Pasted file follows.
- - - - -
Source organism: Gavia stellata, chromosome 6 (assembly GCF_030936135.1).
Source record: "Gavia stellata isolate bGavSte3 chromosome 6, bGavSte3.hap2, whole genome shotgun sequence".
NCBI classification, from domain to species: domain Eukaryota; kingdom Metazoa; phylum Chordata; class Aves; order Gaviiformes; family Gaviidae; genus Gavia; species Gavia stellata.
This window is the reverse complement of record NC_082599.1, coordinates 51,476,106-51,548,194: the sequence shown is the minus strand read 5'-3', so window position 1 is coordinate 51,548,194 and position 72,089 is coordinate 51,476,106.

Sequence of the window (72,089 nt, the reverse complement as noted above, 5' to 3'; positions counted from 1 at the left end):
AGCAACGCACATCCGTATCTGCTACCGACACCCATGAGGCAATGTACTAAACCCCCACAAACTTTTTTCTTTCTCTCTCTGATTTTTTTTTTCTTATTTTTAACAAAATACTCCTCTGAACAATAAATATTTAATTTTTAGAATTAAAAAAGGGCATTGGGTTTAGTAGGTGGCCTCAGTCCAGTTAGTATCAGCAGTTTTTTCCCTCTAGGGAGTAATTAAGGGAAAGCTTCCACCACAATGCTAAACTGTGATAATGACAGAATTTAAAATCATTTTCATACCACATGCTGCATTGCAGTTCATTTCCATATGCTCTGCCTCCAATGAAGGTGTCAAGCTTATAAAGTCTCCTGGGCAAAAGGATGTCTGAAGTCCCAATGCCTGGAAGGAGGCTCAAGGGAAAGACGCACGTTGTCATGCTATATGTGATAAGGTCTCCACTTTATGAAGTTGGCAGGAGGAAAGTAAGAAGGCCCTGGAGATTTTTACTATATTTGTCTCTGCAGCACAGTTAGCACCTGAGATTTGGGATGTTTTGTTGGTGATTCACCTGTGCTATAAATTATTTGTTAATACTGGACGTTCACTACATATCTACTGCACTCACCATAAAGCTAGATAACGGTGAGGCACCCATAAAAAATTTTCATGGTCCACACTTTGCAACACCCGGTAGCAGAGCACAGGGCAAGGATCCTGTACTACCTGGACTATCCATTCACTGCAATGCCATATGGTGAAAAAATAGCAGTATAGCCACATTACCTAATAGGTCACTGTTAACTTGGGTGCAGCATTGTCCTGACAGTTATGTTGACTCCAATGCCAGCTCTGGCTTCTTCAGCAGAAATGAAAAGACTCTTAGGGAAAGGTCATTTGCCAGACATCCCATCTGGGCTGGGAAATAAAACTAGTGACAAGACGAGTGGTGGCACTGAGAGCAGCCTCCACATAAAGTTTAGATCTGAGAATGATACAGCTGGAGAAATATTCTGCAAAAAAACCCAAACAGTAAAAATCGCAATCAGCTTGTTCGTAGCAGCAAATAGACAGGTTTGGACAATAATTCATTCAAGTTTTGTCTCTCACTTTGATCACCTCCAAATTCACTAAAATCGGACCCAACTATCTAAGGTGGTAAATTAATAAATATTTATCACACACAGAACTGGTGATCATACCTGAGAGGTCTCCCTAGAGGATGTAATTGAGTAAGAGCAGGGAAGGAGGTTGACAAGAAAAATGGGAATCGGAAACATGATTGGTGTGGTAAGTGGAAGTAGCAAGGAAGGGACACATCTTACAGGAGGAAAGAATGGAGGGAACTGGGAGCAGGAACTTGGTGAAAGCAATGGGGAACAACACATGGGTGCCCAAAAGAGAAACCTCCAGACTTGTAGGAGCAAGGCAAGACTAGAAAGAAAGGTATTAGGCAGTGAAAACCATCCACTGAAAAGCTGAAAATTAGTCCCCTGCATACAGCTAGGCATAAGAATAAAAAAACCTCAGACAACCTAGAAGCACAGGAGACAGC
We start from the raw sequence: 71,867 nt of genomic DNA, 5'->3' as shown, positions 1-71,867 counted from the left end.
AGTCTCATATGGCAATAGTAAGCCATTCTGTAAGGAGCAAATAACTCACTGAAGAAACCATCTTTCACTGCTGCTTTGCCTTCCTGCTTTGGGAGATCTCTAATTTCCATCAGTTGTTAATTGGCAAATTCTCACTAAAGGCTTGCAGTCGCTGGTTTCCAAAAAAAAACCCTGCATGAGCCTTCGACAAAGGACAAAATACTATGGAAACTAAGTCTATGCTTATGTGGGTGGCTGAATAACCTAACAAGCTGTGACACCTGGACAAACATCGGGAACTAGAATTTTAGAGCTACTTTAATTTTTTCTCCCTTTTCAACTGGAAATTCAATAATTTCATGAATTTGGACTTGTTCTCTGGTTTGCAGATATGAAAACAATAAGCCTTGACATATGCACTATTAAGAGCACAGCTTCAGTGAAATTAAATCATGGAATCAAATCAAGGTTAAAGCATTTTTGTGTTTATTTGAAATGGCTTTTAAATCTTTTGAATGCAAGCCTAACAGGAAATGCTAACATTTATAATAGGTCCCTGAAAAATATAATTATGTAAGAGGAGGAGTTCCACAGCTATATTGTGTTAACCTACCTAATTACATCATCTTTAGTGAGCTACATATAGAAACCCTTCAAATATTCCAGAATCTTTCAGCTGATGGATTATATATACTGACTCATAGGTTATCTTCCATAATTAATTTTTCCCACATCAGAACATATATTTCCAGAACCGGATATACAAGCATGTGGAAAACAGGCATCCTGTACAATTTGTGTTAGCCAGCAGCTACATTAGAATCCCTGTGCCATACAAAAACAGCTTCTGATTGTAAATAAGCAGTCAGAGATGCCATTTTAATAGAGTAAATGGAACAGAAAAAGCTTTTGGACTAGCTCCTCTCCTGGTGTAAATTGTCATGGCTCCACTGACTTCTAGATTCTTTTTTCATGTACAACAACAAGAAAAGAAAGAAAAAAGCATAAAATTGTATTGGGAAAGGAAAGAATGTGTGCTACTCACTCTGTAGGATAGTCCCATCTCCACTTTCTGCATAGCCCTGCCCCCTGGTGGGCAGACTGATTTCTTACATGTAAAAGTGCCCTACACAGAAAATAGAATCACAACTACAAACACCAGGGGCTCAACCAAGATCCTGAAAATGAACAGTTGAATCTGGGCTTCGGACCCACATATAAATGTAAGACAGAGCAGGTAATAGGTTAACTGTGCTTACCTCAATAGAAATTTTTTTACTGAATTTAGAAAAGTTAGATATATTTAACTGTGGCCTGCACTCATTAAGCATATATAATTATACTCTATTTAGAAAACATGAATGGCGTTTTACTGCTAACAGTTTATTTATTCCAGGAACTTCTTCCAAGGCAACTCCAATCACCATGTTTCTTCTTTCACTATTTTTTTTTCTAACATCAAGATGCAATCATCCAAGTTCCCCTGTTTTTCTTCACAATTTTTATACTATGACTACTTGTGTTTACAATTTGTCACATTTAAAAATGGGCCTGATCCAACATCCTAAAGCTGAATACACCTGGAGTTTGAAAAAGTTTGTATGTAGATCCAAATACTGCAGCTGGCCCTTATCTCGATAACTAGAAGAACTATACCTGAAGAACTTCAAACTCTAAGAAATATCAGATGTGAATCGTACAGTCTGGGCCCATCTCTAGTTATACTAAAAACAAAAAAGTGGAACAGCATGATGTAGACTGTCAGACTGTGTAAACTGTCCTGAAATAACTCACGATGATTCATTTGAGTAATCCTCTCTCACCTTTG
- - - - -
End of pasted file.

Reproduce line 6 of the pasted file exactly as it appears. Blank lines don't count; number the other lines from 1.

AGCAACGCACATCCGTATCTGCTACCGACACCCATGAGGCAATGTACTAAACCCCCACAAACTTTTTTCTTTCTCTCTCTGATTTTTTTTTTCTTATTTTTAACAAAATACTCCTCTGAACAATAAATATTTAATTTTTAGAATTAAAAAAGGGCATTGGGTTTAGTAGGTGGCCTCAGTCCAGTTAGTATCAGCAGTTTTTTCCCTCTAGGGAGTAATTAAGGGAAAGCTTCCACCACAATGCTAAACTGTGATAATGACAGAATTTAAAATCATTTTCATACCACATGCTGCATTGCAGTTCATTTCCATATGCTCTGCCTCCAATGAAGGTGTCAAGCTTATAAAGTCTCCTGGGCAAAAGGATGTCTGAAGTCCCAATGCCTGGAAGGAGGCTCAAGGGAAAGACGCACGTTGTCATGCTATATGTGATAAGGTCTCCACTTTATGAAGTTGGCAGGAGGAAAGTAAGAAGGCCCTGGAGATTTTTACTATATTTGTCTCTGCAGCACAGTTAGCACCTGAGATTTGGGATGTTTTGTTGGTGATTCACCTGTGCTATAAATTATTTGTTAATACTGGACGTTCACTACATATCTACTGCACTCACCATAAAGCTAGATAACGGTGAGGCACCCATAAAAAATTTTCATGGTCCACACTTTGCAACACCCGGTAGCAGAGCACAGGGCAAGGATCCTGTACTACCTGGACTATCCATTCACTGCAATGCCATATGGTGAAAAAATAGCAGTATAGCCACATTACCTAATAGGTCACTGTTAACTTGGGTGCAGCATTGTCCTGACAGTTATGTTGACTCCAATGCCAGCTCTGGCTTCTTCAGCAGAAATGAAAAGACTCTTAGGGAAAGGTCATTTGCCAGACATCCCATCTGGGCTGGGAAATAAAACTAGTGACAAGACGAGTGGTGGCACTGAGAGCAGCCTCCACATAAAGTTTAGATCTGAGAATGATACAGCTGGAGAAATATTCTGCAAAAAAACCCAAACAGTAAAAATCGCAATCAGCTTGTTCGTAGCAGCAAATAGACAGGTTTGGACAATAATTCATTCAAGTTTTGTCTCTCACTTTGATCACCTCCAAATTCACTAAAATCGGACCCAACTATCTAAGGTGGTAAATTAATAAATATTTATCACACACAGAACTGGTGATCATACCTGAGAGGTCTCCCTAGAGGATGTAATTGAGTAAGAGCAGGGAAGGAGGTTGACAAGAAAAATGGGAATCGGAAACATGATTGGTGTGGTAAGTGGAAGTAGCAAGGAAGGGACACATCTTACAGGAGGAAAGAATGGAGGGAACTGGGAGCAGGAACTTGGTGAAAGCAATGGGGAACAACACATGGGTGCCCAAAAGAGAAACCTCCAGACTTGTAGGAGCAAGGCAAGACTAGAAAGAAAGGTATTAGGCAGTGAAAACCATCCACTGAAAAGCTGAAAATTAGTCCCCTGCATACAGCTAGGCATAAGAATAAAAAAACCTCAGACAACCTAGAAGCACAGGAGACAGC